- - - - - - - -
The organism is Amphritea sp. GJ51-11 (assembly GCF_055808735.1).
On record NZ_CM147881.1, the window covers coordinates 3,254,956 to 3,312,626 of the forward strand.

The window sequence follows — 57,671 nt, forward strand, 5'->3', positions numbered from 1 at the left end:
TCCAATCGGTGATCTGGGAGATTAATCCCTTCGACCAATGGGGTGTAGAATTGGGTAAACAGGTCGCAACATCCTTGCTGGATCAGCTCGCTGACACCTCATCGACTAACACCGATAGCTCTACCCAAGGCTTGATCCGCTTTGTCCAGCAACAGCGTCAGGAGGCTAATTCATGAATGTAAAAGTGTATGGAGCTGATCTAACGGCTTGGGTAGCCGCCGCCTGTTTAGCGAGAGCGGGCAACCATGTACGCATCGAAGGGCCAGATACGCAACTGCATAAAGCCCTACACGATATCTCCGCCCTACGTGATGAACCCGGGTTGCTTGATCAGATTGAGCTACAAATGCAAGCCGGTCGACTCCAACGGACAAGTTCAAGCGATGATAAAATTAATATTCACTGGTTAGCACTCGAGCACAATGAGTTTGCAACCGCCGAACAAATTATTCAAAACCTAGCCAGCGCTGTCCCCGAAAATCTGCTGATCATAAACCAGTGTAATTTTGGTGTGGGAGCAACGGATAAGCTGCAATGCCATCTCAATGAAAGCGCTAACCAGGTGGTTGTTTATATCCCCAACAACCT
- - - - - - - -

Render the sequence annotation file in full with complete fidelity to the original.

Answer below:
The organism is Amphritea sp. GJ51-11 (assembly GCF_055808735.1).
On record NZ_CM147881.1, the window covers coordinates 3,254,956 to 3,312,626 of the forward strand.

The window sequence follows — 57,671 nt, forward strand, 5'->3', positions numbered from 1 at the left end:
TCCAATCGGTGATCTGGGAGATTAATCCCTTCGACCAATGGGGTGTAGAATTGGGTAAACAGGTCGCAACATCCTTGCTGGATCAGCTCGCTGACACCTCATCGACTAACACCGATAGCTCTACCCAAGGCTTGATCCGCTTTGTCCAGCAACAGCGTCAGGAGGCTAATTCATGAATGTAAAAGTGTATGGAGCTGATCTAACGGCTTGGGTAGCCGCCGCCTGTTTAGCGAGAGCGGGCAACCATGTACGCATCGAAGGGCCAGATACGCAACTGCATAAAGCCCTACACGATATCTCCGCCCTACGTGATGAACCCGGGTTGCTTGATCAGATTGAGCTACAAATGCAAGCCGGTCGACTCCAACGGACAAGTTCAAGCGATGATAAAATTAATATTCACTGGTTAGCACTCGAGCACAATGAGTTTGCAACCGCCGAACAAATTATTCAAAACCTAGCCAGCGCTGTCCCCGAAAATCTGCTGATCATAAACCAGTGTAATTTTGGTGTGGGAGCAACGGATAAGCTGCAATGCCATCTCAATGAAAGCGCTAACCAGGTGGTTGTTTATATCCCCAACAACCT